A bastardized version of postmillennialism may indeed have been favored by 19th century Christians influenced by humanism.

It does not follow that postmillennialism as such is humanistic. And it’s flat ahistorical to attribute it to the 19th century, since it was around long before that.

Name me the humanistic premises in the type of postmillennialism believed by 21st century evangelicals.

Stephen Anderson
6 years ago
Reply to  Dunsworth

It flourished in the 19th c. I did not say or intend to say that post-millenialism was the product of humanism, but that the humanism, optimism and progressivism of the 19th c. fertilized the weed. What is an “Evangelical”? I would say that Arminianism is a form of humanism. There is a decided turn to Arminianism and Romanism in the Federal Visionists. If post-millenialism is true, then why do its advocates spend so much time quoting each other and so little time quoting Scripture. Like the Dispensationalists, they invent methods to eliminate Scripture that contradicts them. The Dispies has their… Read more »

Stephen Anderson
6 years ago
Reply to  katecho

Not one of those Scriptures supports postmillenialism any more than they support historic premillenialism. They are all prophesies of Christ.

katecho
katecho
6 years ago

Anderson wrote:

Not one of those Scriptures supports postmillenialism any more than they support historic premillenialism.

Anderson just inadvertently admitted that these Scriptures do support postmillennialism. This means that he just invalidated his charge that postmillennialism is rooted in humanism (19th century or otherwise).

Anderson may not like all these passages being in the Bible, but they are still there, and they still proclaim that Jesus came to save the world and that He will inherit the nations.

Stephen Anderson
6 years ago
Reply to  katecho

Sorry, but one can assert that socialism is rooted in the Scriptures and list some verses. That does not prove the Scriptures TEACH socialism. Perhaps I should have stated post-millenialism received its impetus in the humanistic optimism and “progress” of the 19th century. Many overtly post-millenial Christian movements began in that century and post-mil became wide spread. The First World War and the whole of the bloody history of 20th century utopian schemes pretty much put it to rest, along with the inherent “goodness” of humanity. But then came postmodernism and rational thought died. I think Post-millenialism is akin to… Read more »

katecho
katecho
6 years ago

Anderson wrote: Sorry, but one can assert that socialism is rooted in the Scriptures and list some verses. That does not prove the Scriptures TEACH socialism. One can also assert, as Anderson tried to assert, that postmillennialism is rooted in humanism. Mere assertion is no proof of anything, especially given the many Scriptures that address the subject in favor of a postmillennial optimism. Anderson wrote: Perhaps I should have stated post-millenialism received its impetus in the humanistic optimism and “progress” of the 19th century. Whatever historic association there may be between humanists and the postmillennial position is irrelevant, unless Anderson… Read more »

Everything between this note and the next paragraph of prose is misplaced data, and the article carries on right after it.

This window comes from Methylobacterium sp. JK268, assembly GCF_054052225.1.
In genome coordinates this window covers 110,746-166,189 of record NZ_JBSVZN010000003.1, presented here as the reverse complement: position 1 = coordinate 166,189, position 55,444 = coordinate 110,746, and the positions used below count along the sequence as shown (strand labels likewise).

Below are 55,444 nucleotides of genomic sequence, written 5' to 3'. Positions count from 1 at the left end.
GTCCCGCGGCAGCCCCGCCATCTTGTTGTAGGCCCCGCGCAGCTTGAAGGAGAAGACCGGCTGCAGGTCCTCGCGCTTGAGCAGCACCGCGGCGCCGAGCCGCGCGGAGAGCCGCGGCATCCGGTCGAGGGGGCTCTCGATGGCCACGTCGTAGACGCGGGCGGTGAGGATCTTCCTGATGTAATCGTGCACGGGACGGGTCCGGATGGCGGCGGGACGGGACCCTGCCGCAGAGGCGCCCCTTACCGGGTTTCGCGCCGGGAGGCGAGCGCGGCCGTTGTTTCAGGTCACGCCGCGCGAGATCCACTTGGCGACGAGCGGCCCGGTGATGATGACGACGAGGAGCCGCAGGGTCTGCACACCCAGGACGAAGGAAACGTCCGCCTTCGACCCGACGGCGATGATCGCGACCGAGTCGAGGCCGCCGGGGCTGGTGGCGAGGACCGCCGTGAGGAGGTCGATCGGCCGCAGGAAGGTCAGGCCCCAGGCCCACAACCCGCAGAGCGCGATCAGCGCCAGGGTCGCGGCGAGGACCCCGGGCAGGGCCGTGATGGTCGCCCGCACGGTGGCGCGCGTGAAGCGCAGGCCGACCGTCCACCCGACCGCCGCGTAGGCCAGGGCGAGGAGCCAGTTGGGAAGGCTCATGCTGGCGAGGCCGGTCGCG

Dunsworth
Dunsworth
6 years ago

Being a prophecy of Christ does make it not postmillennial. Postmillennialists don’t believe the kingdom happens apart from Christ. Who told you they did?

Stephen Anderson
6 years ago

I see no answers to the charge of deviation from biblical and Reformed soteriology. Nor the wrong interpretation of the Great Commission.

john k
john k
6 years ago

I daresay that postmillenialists here agree with you that,
1) Christ’s victory does not come about through the humanistic process of education.
2) The Church does not bring in the kingdom of Christ by herself, or by her own power.
3) Christ’s final victory is at his return.
Therefore your charge does not apply.

Stephen Anderson
6 years ago
Reply to  john k

Is the coming of the kingdom in fullness monergistic or synergistic?
Is the great commission to make disciples of people from all nations (the elect)?
Or is it to create pseudo-Christian nations, like Christendom?
Where is the evidence from history that post-mil is true? Where are the Christian nations? I count ZERO.

john k
john k
6 years ago

If by “the coming of the kingdom in fulness” you mean “the second coming of Christ,” that is at God’s discretion, and by his power. Therefore it is divinely monergistic. Postmillenialists here would agree, so that is no argument against their position. Christ in Matt. 28:19 literally makes “nations” the object of the teaching/training/discipling endeavor, but obviously that doesn’t happen apart from training the people in the nations. Is the church’s commission ended when just a few people are baptized and enrolled as disciples? What if the majority of a people are elect? Will that not impact the behavior and… Read more »